2013 Jaguar XF Quick Spin Luxury Car Review: Introduction
Jaguar replaced the retro-themed S-Type with the 2009 XF, which kicked off the iconic luxury brand’s continuing transformation from a purveyor of a leather-wrapped and veneer-paneled past into a builder of modern, performance-oriented machines. From its bold grille and clean bodywork to its contemporary interior complete with rotating air vents and a transmission gear knob rising from the center console like a Phoenix from the ashes, the XF is responsible for keeping Jaguar alive.
Last year, the midsize XF sedan received a mid-life makeover including new front styling that resembles the larger XJ flagship model. Inside, new seats, audio systems, displays, and an updated infotainment system debuted. For 2013, Jaguar replaces the XF’s engine lineup, adds all-wheel drive as an option, and performs more navigation and entertainment system upgrades.
One of those new engines is a turbocharged 2.0-liter 4-cylinder engine, which is now standard in the entry-level version of the XF. While the automaker also offers a range of supercharged V-6 and V-8 engines in this, the least expensive Jaguar model, I wanted to find out if a tiny turbocharged 4-cylinder could be satisfying in a car of this size wearing a price tag of $47,850.
As it turns out, the answer is yes.
2013 Jaguar XF Quick Spin Luxury Car Review: About Our Test Car
My 2013 Jaguar XF, painted Carnelian Red ($500) and wearing 19-inch aluminum wheels in the Artura design ($1,575), had three option packages in addition to an 825-watt Meridian audio system ($2,300), a split-folding rear seat with a ski pass-through ($500), and upgraded Ebony veneers ($300).
The Premium Pack ($4,250) added a hard-drive navigation system, a reversing camera, front parking-assist sensors, adaptive headlights, HD Radio, and satellite radio. This package also installs a 380-watt Meridian audio system, which was replaced by an upgraded surround sound system in my test car. I also luxuriated in the Portfolio Pack ($4,000), which included soft-grain leather, a suedecloth headliner, premium floor mats, and front seats offering heating, cooling, 16-way power adjustment for the driver, and 12-way power adjustment for the passenger. My car also had the Convenience Pack ($2,500), which provided passive keyless entry, auto-dimming exterior mirrors, a power rear window sunblind, Jaguar Voice technology, and Intelligent High Beam headlights.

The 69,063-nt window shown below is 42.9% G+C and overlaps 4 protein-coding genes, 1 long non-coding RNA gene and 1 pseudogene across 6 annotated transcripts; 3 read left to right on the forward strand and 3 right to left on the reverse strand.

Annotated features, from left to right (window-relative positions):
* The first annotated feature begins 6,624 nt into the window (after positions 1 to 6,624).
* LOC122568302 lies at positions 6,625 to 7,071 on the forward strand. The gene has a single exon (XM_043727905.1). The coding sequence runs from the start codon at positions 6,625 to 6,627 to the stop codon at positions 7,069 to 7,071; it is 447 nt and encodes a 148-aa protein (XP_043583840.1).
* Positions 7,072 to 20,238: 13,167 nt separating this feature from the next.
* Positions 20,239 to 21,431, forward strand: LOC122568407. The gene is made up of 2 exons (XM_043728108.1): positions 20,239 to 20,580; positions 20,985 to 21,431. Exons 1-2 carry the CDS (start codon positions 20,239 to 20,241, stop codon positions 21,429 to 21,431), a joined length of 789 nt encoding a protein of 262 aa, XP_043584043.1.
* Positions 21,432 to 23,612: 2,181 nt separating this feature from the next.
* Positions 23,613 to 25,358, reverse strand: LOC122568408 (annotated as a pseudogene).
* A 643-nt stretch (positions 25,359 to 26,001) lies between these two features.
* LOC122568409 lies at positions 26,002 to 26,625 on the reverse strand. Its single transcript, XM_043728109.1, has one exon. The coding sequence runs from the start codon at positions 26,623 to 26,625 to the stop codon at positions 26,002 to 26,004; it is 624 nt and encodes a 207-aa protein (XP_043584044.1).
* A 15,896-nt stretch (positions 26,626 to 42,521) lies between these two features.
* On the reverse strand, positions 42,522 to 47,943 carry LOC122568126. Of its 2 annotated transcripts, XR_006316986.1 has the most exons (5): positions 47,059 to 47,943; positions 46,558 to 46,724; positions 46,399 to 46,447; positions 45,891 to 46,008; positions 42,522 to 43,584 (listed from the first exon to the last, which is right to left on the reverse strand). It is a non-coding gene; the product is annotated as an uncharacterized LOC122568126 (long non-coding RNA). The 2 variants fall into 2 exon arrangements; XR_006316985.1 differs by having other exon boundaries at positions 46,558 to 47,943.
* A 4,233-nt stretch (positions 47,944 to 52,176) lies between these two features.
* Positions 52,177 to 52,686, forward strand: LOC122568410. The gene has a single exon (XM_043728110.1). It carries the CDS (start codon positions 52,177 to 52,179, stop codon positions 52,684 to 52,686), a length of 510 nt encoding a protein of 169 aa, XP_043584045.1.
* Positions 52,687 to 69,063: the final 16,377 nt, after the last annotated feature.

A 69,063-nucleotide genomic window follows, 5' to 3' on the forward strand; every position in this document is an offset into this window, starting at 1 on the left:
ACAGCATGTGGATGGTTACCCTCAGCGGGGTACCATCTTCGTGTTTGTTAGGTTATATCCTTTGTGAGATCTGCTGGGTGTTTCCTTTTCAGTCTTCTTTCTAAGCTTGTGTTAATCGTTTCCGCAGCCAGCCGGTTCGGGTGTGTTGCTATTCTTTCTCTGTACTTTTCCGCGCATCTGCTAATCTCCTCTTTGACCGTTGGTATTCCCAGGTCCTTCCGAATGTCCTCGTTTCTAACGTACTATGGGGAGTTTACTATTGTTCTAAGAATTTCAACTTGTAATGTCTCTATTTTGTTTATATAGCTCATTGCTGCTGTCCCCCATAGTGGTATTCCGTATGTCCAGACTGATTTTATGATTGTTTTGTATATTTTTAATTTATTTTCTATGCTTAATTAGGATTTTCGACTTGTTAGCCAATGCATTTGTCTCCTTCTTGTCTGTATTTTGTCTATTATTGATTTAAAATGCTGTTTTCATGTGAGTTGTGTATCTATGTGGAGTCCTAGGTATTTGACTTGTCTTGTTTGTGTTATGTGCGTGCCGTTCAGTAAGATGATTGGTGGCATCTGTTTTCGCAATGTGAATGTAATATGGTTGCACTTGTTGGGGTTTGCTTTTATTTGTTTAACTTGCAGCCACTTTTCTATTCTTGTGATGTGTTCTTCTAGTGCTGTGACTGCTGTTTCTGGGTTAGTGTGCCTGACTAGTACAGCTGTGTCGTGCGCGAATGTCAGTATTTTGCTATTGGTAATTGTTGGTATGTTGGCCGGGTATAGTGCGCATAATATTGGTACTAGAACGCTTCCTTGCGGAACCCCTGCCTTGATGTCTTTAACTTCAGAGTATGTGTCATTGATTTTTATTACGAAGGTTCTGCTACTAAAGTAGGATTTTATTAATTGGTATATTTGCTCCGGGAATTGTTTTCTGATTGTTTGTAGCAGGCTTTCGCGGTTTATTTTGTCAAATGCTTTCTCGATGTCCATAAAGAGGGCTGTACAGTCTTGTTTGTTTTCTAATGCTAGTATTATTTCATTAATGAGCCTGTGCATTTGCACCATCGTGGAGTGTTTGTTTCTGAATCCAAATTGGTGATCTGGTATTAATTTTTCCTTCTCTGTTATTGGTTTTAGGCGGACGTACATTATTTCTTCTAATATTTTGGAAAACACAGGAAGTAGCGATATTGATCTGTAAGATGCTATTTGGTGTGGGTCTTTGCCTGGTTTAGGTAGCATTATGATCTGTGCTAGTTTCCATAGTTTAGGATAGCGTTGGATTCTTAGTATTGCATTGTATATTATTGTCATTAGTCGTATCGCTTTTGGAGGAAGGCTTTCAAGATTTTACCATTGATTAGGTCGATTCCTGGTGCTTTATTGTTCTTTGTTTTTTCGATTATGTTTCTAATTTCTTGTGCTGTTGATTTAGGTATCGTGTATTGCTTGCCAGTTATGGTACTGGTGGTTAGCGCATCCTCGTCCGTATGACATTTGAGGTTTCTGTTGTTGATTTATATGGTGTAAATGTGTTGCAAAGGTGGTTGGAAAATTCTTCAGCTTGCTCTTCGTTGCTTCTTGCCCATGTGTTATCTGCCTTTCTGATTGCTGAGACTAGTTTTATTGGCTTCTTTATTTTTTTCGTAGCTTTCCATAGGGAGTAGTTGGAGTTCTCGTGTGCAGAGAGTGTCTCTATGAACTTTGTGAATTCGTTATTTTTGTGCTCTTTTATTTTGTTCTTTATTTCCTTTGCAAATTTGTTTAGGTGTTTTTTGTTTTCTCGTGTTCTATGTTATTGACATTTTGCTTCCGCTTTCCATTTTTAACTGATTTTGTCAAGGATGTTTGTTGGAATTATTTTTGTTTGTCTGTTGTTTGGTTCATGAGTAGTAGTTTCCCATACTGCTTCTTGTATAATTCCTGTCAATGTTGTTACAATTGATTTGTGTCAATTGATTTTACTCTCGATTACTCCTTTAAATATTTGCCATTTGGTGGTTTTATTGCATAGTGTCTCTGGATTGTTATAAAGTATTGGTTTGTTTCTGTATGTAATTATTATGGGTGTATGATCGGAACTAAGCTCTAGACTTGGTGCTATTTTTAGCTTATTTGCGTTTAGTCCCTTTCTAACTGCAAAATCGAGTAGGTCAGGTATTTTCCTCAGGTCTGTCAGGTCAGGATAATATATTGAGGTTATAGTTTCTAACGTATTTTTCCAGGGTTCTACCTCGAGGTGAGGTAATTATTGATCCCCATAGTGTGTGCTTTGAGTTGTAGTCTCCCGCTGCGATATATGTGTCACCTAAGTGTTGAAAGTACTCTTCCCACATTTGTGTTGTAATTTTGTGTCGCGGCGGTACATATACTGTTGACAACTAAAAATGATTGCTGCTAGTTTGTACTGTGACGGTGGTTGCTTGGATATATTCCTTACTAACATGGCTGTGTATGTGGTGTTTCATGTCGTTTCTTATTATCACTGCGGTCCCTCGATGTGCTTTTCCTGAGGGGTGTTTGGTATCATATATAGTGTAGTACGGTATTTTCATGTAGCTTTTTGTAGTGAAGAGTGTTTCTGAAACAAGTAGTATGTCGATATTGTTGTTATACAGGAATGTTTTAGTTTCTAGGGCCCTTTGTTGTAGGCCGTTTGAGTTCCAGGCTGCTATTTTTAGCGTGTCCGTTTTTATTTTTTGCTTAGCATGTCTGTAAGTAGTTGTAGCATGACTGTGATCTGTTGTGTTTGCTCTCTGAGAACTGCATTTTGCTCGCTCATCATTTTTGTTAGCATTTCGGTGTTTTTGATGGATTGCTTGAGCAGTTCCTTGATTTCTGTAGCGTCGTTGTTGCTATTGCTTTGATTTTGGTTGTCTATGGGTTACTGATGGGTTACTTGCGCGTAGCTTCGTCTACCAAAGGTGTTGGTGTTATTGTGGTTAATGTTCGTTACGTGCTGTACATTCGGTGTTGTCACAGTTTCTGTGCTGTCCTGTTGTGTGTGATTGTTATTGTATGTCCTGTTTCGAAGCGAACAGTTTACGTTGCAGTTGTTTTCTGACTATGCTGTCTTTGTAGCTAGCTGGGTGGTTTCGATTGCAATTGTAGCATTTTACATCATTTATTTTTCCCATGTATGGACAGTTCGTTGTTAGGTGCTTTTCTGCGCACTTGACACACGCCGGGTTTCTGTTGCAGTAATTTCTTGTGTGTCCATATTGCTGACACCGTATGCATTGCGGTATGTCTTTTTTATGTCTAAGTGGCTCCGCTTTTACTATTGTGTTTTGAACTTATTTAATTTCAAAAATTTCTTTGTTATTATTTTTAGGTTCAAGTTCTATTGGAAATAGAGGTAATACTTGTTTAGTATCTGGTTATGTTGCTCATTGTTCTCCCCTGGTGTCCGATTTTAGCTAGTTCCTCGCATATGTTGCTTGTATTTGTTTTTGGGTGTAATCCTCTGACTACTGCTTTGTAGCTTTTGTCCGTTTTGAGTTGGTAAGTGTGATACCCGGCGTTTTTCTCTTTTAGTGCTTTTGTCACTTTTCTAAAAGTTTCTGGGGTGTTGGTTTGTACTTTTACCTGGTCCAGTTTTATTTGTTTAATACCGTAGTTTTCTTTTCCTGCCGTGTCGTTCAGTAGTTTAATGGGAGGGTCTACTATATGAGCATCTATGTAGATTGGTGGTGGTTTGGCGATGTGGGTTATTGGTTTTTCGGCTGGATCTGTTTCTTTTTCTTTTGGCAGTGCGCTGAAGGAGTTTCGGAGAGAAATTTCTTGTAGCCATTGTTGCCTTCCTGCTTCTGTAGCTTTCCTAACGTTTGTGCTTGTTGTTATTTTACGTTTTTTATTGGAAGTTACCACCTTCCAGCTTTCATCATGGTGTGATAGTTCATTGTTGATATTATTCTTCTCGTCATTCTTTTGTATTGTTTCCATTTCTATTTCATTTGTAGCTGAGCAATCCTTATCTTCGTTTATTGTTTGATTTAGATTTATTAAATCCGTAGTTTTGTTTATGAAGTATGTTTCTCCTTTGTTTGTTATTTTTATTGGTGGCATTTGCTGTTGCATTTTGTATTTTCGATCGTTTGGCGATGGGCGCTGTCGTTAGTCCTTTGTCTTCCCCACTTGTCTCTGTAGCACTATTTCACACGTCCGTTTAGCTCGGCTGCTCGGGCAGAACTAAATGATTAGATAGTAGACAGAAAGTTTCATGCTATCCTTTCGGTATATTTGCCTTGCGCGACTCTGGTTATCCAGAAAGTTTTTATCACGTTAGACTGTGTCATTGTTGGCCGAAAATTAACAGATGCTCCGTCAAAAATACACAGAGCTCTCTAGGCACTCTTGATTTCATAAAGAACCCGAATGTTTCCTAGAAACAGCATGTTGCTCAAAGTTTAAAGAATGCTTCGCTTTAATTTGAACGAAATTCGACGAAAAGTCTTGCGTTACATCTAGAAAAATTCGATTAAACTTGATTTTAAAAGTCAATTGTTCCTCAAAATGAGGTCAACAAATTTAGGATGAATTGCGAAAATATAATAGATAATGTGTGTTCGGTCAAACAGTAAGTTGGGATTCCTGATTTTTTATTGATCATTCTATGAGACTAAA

Add it all up, and my test car’s window sticker read $63,375, including a destination charge of $875.
2013 Jaguar XF Quick Spin Luxury Car Review: Styling and Design
What I never liked about the 2009-2011 Jaguar XF were its headlights. The car always looked surprised or startled. Now that the headlights are slimmer and reshaped, and include emerging signature J-blade LED running lights, in combination with a tidier tail, I like the XF’s appearance much better. Plus, thanks to a wide range of paint colors and wheel designs, it is easy to find an appealing version of this car.
Inside, the XF delivers just the right amount of traditional materials rendered in modern, symmetrical design. Clean and contemporary, the XF’s cabin emphasizes form over function in many respects, but owners are certain to acclimate to certain quirks. What I found odd about my test car’s interior design was the plain Meridian audio component housing in the center of the dashboard. This piece looks unfinished, like a mold that might be used to create something more visually appealing, and its lack of luster stands out in an otherwise flashy cabin.
2013 Jaguar XF Quick Spin Luxury Car Review: Comfort and Quality
With a 16-way power driver’s seat, it’s nearly impossible to complain about comfort levels, and the Jaguar XF’s upgraded chair delivers in terms of support even if the seat feels hard. During a warm spring testing day, however, I found that the bottom cushion’s optional ventilation system takes its time drawing heat from the seat, and that it takes awhile for the automatic climate control system to rid the cabin of unwanted warmth.
The rear seat is comfortable…enough. Thigh support is generous and Jaguar protects passengers’ expensive shoes from the hardware tucked under the front seats by installing carpeted panels, but my shins were in contact with the hard plastic front seat backs and the rear seat’s slightly reclined position forced me to slouch. I don’t have any trouble doing that on my own, and didn’t appreciate the help.
In terms of quality, the Jaguar displays a mix of premium materials in obvious places, such as the gorgeous wood and the genuine aluminum, and cheap plastic in less apparent locations, such as the housing around the steering column and the handle used to close the trunk. XF owners are going to need sunglasses, because all that silver cabin trim generates a ton of glare. And though my test car had upgraded “soft-grain” leather rather than the standard “bond-grain” hides, it still looked and felt too inexpensive for a car wearing a price tag this high.
2013 Jaguar XF Quick Spin Luxury Car Review: Features and Controls
In many respects, and perhaps appropriately so, the XF exhibits style over substance. The rotating air vents that swivel into place when the driver pushes the start button and the transmission selector knob that rises from the center console are stylistic affectations that move slowly and gracefully into place, suggesting that the driver should plan to have patience with this automobile. Shifting into and between gears takes time, and at the end of a journey, the owner must depress the ignition button for more than a moment to shut the engine down. In a rush? The Jaguar XF might cause frustration.